Throughout its campaign, the NDA leadership tried to wean away at least some sections of the Muslim community from supporting the RJD combine. Such attempts were made in various forms, two of them being Prime Minister Atal Bihari Vajpayee's promise at a meeting in the Muslim-dominated Kishanganj to appoint two crore Urdu teachers and the extensive interaction with minority leaders by Nitish Kumar, Anwarul Haque and Shamsad Hussain.

But such efforts too seemed to have had only a limited impact, that too in a few constituencies such as Nalanda and Sheohar, from where Nitish Kumar and Anwarul Haque are seeking election. In the majority of seats, Muslims remain committed to the RJD and its partners.

Perhaps the single most important factor that boosted the RJD combine's prospects was the addition of a substantial number of Dalit votes, especially that of the Dussad community, to the RJD's Muslim-Yadav support base, which has accounted for approximately 28 per cent of the votes polled in the State in the past decade. The increase has happened essentially because of the LJP's entry into the RJD alliance - LJP president Ram Vilas Paswan belongs to the Dussad community.

RJD president and former Chief Minister Laloo Prasad Yadav addressing an election rally in Motihari on April 22.-

In the 1999 elections, Paswan was with the NDA, and the alliance, by informal estimates, secured a record 43 per cent of the Dalit votes polled in the State. While the overwhelming influence of the Dussad community is evident in seats such as Hajipur, Rosera, Samastipur, Vaishali and Sasaram, it has a significant presence in another 15 constituencies, including Muzzaffurpur, Nalanda and Barh.

While the shift of the Dussad vote to the RJD combine is the key element of Dalit politics in the State in the current elections, there are indications that other Dalit communities such as the Chamars and Musahars have different preferences. The Chamars are increasingly turning towards the Bahujan Samaj Party (BSP) and the Musahars towards the Communist Party of India (Marxist-Leninist). However, their varied preferences may not make a decisive impact on the electoral outcome.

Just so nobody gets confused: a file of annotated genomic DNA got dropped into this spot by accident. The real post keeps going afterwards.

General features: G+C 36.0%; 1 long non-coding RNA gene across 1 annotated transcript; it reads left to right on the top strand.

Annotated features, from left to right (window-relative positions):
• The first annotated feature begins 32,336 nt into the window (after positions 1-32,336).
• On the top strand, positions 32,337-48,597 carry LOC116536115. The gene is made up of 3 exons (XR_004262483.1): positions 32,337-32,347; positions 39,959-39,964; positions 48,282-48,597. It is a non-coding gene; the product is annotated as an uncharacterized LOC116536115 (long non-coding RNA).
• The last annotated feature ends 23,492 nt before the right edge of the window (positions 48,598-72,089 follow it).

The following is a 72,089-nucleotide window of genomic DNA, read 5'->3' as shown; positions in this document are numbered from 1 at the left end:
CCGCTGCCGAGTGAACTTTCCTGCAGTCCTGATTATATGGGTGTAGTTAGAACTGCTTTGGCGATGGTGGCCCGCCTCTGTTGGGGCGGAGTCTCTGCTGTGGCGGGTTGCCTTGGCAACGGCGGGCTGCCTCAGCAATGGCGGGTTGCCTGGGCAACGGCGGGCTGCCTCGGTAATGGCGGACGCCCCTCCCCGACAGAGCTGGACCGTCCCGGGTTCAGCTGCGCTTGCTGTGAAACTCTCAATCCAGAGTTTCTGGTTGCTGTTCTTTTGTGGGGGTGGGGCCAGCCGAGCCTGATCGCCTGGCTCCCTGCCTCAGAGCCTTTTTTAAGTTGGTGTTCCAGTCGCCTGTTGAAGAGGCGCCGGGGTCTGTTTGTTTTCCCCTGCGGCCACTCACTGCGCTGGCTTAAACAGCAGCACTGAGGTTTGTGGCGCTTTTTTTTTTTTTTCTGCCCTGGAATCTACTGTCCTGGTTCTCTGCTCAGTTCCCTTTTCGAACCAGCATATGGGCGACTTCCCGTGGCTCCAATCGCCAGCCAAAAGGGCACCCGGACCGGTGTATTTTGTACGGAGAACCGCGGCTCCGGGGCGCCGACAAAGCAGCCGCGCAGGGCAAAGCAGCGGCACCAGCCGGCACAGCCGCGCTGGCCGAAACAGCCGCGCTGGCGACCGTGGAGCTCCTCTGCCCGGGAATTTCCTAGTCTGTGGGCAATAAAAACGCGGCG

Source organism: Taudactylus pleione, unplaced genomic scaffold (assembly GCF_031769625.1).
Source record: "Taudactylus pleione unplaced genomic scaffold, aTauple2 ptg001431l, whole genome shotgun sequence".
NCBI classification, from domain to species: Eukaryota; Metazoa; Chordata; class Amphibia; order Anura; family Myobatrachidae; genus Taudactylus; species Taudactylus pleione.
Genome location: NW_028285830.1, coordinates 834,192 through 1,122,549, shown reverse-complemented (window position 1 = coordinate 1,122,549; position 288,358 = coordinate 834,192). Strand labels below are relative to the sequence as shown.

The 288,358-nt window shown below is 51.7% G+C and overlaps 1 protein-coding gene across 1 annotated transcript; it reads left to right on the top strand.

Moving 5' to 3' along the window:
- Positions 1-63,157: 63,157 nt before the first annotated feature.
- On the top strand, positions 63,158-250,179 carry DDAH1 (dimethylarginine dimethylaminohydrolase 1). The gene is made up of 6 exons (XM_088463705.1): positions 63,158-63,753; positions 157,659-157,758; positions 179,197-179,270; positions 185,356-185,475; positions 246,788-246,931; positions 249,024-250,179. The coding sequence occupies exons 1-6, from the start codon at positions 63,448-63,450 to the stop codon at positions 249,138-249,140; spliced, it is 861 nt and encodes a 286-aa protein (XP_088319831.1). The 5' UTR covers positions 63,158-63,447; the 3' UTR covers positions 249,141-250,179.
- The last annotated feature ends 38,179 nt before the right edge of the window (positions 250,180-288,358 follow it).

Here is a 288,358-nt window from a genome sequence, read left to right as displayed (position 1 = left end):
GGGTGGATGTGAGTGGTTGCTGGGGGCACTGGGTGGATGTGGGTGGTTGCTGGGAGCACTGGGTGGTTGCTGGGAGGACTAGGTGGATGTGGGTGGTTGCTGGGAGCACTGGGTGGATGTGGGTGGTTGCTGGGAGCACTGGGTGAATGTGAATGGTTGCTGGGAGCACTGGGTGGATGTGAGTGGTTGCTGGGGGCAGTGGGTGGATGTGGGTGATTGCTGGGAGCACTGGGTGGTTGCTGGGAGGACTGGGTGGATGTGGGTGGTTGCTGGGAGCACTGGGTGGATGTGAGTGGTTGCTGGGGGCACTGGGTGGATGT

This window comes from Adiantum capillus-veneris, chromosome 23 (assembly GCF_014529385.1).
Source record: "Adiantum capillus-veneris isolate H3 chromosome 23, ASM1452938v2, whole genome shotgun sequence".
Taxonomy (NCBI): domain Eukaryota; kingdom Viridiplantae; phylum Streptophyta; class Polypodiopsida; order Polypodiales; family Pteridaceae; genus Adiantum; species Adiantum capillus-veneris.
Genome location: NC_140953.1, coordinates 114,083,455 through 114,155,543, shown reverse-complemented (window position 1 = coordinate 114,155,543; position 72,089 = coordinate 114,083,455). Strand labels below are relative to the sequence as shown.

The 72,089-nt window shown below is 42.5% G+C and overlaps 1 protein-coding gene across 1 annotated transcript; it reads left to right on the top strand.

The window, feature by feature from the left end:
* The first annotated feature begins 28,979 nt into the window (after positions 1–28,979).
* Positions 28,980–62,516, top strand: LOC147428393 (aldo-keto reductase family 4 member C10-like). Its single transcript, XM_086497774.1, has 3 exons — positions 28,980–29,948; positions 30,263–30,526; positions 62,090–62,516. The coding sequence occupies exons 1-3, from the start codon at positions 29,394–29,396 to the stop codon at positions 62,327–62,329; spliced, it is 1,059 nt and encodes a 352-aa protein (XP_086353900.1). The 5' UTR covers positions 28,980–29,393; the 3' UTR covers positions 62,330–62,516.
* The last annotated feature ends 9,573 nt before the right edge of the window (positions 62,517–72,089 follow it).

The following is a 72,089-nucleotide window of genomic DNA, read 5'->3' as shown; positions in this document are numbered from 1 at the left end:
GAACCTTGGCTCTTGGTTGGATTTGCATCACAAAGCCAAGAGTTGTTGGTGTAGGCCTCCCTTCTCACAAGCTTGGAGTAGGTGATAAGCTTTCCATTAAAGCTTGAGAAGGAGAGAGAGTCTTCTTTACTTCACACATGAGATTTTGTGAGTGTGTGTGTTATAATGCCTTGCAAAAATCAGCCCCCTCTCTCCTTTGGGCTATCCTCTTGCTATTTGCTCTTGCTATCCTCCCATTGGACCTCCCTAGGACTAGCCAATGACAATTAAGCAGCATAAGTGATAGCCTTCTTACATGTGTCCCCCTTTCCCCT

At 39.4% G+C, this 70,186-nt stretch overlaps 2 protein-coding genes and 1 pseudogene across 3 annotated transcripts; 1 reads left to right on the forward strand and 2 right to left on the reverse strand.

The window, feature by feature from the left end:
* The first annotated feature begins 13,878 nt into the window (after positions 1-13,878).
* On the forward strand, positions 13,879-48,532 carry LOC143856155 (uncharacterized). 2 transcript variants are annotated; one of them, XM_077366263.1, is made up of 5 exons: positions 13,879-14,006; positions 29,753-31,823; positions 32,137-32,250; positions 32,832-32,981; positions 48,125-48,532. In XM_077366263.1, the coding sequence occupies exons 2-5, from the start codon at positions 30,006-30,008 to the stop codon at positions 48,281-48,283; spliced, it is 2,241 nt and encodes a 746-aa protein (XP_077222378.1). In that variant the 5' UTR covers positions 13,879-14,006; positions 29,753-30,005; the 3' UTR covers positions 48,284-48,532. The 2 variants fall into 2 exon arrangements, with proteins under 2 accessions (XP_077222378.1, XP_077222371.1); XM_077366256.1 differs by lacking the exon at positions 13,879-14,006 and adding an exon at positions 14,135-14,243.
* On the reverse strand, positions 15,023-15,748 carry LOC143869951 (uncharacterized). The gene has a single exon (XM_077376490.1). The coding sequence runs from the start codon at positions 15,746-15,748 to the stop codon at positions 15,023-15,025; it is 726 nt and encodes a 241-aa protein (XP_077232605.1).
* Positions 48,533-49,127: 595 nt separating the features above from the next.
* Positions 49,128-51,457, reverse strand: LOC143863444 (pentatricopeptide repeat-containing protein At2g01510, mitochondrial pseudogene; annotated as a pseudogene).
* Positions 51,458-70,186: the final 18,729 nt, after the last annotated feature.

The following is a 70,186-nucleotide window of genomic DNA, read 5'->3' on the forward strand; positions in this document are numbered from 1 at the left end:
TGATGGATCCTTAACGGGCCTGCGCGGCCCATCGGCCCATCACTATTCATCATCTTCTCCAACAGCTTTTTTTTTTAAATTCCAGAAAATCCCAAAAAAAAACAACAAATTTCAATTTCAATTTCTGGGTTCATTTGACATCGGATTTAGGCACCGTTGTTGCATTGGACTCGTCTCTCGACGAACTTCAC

The popular resentment faced by a number of NDA MPs on account of local factors also seems to have contributed to the RJD camp's confidence. In scores of villages in Chapra - one of the two seats from where Laloo Prasad is seeking election - one could witness the antipathy towards sitting BJP MP Rajiv Pratap Rudy.

Even a section of the traditional upper-caste Rajput supporters of the NDA in villages such as Saraiyya, located between the small towns of Parsa and Sonpur, made it clear that it had stopped supporting Rudy and voted for the former Chief Minister. The battle in Chapra has, of course, taken a different dimension with Rudy's allegations about rigging by RJD cadre and the demand to countermand the election.

Leaders of the RJD-led combine or the NDA, however, do not perceive such a shift in upper-caste votes as a general phenomenon that covers all parts of the State. Talking to this correspondent, Laloo Prasad himself dismissed the upper-caste vote division in Chapra as inconsequential. In fact, other RJD leaders pointed out that some sections of the Brahmin and Bhumihar supporters of the Congress(I) were unhappy with Laloo Prasad's seat allocation to the party and that these sections might have voted for the NDA. "But, we are not bothered. The Other Backward Class-Muslim-Dussad combination will help us make gains this time," said an RJD leader. Clearly, Laloo Prasad and his associates are banking on the new social alliance to boost their electoral prospects.